The new standard has more emphasis on requirements for competent performance of personnel, competence meaning “being able to apply knowledge and skill to achieve intended results.” The important role that structured on-the-job training has played so far in ISO/AS/TS compliance now becomes even more critical.
Those companies that already have the Proactive Technologies PROTECH© system of managed human resource development in place already in place already meet the requirements structurally with regard to personnel competency, but management may need to show more commitment and understanding of the important role this plays in quality control. Those who have not addressed the earlier requirements for process-driven training in all the major models of quality management – ISO/TS/AS – should begin now to build the infrastructure if they want to meet that requirement under the new standard. Read More
What Makes Proactive Technologies’s Accelerated Transfer of Expertise™ So Effective
There are a lot of buzzwards thrown around these days. “Skills Gap,” Education-Based Apprenticeships,”STEM” – many confusing to those in management whose primary function is to ensure products and services are delivered in the most cost-effective and profitable way.
For anyone unfamiliar with Proactive Technologies, Inc.’s Accelerated Transfer of Expertise™program, it might help to clarify what makes this approach to worker development and continuous improvement so effective. This unique approach, in practice since 1986 and always improving, was designed by someone who endured the pressures of maintaining the highest quality staff in a world of constant change and pressures to do more with less.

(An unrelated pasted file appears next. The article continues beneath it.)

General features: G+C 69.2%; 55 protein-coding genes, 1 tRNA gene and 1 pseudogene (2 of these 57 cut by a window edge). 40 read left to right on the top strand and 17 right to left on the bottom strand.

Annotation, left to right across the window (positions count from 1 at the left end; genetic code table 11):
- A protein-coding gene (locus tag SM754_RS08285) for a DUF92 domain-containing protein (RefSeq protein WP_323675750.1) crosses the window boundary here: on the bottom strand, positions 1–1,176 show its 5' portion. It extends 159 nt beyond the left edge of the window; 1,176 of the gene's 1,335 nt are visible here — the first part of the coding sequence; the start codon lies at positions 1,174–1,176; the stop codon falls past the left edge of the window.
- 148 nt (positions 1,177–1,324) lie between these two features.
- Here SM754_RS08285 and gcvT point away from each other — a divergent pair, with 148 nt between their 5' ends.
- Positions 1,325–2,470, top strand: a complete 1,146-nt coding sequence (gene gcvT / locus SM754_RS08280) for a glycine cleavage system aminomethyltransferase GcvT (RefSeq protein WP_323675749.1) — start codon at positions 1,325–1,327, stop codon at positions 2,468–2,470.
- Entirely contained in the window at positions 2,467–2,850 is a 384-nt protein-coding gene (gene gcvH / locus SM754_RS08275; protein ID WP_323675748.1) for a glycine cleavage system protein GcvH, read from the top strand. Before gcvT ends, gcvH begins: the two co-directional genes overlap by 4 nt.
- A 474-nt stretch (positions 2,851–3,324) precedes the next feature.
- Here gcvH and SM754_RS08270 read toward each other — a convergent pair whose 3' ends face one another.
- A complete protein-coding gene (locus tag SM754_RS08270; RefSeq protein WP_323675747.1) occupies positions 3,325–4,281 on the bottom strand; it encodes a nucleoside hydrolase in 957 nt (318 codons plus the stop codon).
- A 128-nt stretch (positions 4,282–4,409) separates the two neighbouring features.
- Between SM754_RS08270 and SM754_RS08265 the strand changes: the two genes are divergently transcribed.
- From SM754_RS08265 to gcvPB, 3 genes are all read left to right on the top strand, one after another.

We start by collecting a lot of data about each job classification that is all around anyway (e.g. people’s heads, operator’s notes, engineering processes, quality standards, EHS specifications). This spread of information, that isn’t readily available, makes learning and mastering the tasks – for new hires and incumbents – unpredictable, ineffective, open to conflicts (including legal), costly and not conducive of standardization of high performance. And the continual revision of all of these bits of information adds to the challenge and makes process improvement and implementation efforts difficult, at best.
Many times we find that tasks are not proceduralized for best practice performance; either not defined at all or defined vaguely as “Perform _____,” leaving it up to each new trainee to guess what was intended. We job/task analyze the missing bits and work with engineering, quality and management to make sure we have the best, best practice before we develop any training or certification tool from it.